“Please do.” And with that, we slipped out of his chambers and made our way back down the hall. The place looked different now, more alive, and I began to wonder just how much influence he had on the estate.
I was having dinner with my parents when Matteson called. The phone ringing caught us all off guard, my friends were so used to not calling at this time on Saturdays that I hadn’t bothered silencing my phone in months. I checked the screen and, seeing it was Matteson and realizing he probably didn’t know that this affair isn’t really meant to be interrupted, I asked leave of my parents to answer. But they were very curious about this man they hadn’t yet met, so they insisted I take the call there.
“Good evening,” I said, answering.
“Hey, I know you said you were doing something tonight, is this a good time?” he asked. Seemed to me like the sort of question that would have been better as a text message.
“Only if it is very important.” He sounded a little bit off, and I suspected he’d been drinking, but was not about to say that in present company.
“Well, okay, I guess that depends on how much weight you put on Valentine’s Day.”
“I suppose that depends on what you’re planning to do instead.”
“I’ve been hired to go do some work for a Michael Hudson in England. It’s a…magic thing. I don’t know all the details yet.”
“Michael Hudson? John, are you doing work for the estate of Lord Hudson?” I asked, looking at my parents. They perked up at the name.
“Uh, yeah. You know much about lords and shit?”
“Well, some. But the Hudsons are of particular interest, being that Michael is my cousin.”
“Is every rich person related?”
“We happen to be. Listen, John, I actually think I have something for them, right?” I looked to my father, who nodded and called Mary over.
“Be a dear and fetch the box labeled ‘Hudson’ in the foyer closet,” he said. Mary nodded and slipped out of the room as he turned his attention back to me. “If you’re going to visit you must return it.”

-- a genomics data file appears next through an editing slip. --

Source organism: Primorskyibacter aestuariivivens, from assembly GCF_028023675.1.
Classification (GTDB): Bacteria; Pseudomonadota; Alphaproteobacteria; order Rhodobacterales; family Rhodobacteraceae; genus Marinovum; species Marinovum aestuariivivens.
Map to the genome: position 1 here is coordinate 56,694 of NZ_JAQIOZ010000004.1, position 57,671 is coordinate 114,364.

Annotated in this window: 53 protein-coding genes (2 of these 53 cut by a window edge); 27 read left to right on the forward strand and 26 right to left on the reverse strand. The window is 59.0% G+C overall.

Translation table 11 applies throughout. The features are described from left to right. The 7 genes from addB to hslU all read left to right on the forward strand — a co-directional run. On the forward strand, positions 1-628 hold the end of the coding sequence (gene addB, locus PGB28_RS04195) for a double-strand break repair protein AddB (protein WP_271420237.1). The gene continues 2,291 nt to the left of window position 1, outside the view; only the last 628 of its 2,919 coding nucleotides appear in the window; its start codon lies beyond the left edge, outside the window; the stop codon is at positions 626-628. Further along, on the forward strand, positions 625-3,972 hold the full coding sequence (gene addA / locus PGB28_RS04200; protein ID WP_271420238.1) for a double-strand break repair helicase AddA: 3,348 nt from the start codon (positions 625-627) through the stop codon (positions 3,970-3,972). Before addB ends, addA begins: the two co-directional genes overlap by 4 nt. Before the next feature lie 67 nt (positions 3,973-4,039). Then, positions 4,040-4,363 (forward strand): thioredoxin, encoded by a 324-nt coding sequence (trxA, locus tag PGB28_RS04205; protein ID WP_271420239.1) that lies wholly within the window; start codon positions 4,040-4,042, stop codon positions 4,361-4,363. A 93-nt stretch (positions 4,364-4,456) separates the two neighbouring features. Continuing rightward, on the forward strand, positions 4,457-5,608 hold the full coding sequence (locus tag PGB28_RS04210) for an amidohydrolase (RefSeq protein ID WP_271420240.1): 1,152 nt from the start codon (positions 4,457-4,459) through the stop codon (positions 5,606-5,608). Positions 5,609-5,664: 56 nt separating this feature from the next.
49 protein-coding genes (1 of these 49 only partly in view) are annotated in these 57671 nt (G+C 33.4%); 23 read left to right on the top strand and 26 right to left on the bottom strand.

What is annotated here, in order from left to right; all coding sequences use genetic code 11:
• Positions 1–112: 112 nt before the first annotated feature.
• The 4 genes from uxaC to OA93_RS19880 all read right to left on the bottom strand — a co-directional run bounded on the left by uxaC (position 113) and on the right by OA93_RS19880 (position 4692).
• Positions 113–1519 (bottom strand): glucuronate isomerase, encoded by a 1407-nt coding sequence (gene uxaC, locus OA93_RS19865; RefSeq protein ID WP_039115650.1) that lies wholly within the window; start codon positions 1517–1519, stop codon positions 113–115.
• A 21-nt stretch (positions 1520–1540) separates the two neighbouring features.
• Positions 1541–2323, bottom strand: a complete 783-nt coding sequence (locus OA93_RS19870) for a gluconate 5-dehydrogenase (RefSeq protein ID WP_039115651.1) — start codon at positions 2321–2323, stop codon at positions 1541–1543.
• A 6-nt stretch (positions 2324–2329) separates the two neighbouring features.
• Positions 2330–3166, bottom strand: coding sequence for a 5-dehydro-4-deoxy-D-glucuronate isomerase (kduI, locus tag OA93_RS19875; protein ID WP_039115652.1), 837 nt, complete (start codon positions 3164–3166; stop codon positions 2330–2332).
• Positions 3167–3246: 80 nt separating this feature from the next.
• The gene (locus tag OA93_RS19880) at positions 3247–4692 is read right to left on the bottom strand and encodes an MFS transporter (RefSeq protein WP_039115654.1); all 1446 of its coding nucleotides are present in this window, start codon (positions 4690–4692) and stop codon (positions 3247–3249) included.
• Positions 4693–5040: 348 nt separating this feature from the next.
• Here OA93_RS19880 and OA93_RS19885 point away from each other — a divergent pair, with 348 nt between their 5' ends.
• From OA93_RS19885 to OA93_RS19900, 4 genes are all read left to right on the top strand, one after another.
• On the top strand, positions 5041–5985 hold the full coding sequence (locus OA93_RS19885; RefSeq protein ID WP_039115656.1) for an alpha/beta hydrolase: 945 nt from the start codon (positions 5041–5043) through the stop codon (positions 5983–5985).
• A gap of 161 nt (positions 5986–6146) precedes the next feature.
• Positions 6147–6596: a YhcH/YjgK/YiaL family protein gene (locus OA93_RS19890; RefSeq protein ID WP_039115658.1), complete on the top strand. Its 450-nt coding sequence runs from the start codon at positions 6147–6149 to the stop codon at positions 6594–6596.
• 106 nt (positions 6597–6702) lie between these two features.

“What’s going on there?” Matteson asked.
“Well, last time they visited, which was probably a decade ago now that I think about it, they left a couple things behind and we all agreed it would be better to hand deliver it than deal with postage. But then we never really got together again, you see. So I should bring it along.”
“John, you don’t know the first thing about dealing with the nobility, and I haven’t seen my cousin in years, and I’m certain they’re sending a plane so it will be no bother adding one more person. Besides,” I said, leaning back in my seat, “it would be nice to be in the same country as my boyfriend for Valentine’s, don’t you think?”
“Okay, okay, fine. I’ll have to tell Benedict.”
“The priest. I wasn’t going alone.”
“You’re taking a priest?”
“More like a priest is taking me. Us. Anyway, okay, then, I guess I better get you the flight info as soon as I have it.”
“That would be splendid, thank you. I should get back to dinner now, though.”
“Well that sounds like it’ll be a fun trip!” my mother said, as soon as I was off the phone. “You’ll have to give them our best when you get there.” Mary entered with the box, which was set on an open chair next to me.
“Now, you take this back to your place tonight,” father said after he’d dismissed Mary, “and make sure you take good care of it. I’m sure they’ll be thrilled to see you all grown up. In the meantime, maybe put your phone on silent?”
I nodded, changed the phone volume, and we went back to dinner.
31 January 2007
Jackie and I weren’t planning on meeting today, but I showed up a little bit earlier than I needed to, anyway. I didn’t bother knocking before I went inside, having started to get used to the idea that I could, and headed down to the basement when I didn’t see her on the first floor. She wasn’t down there, either, and I began to consider that I was wasting my time being here without actually verifying anyone else would be. I grabbed a book I had been curious about, something about auras, and went upstairs to sit on the couch and flip through it. After a minute of that I heard water in a drain and then footsteps, and I glanced up to see Jackie coming down the stairs wrapped in a towel with another one wrapped around her hair. We both paused when we saw each other, then she coughed a little and explained that her clothes for work were in the dryer and slipped through the room toward the basement. I sat for a second, wondering if I should apologize when she comes back or pretend I hadn’t even noticed, and ultimately decided that either way, it would be best if I wasn’t staring into space when she returned. So I returned to the book, but I couldn’t shake the feeling I wasn’t quite alone.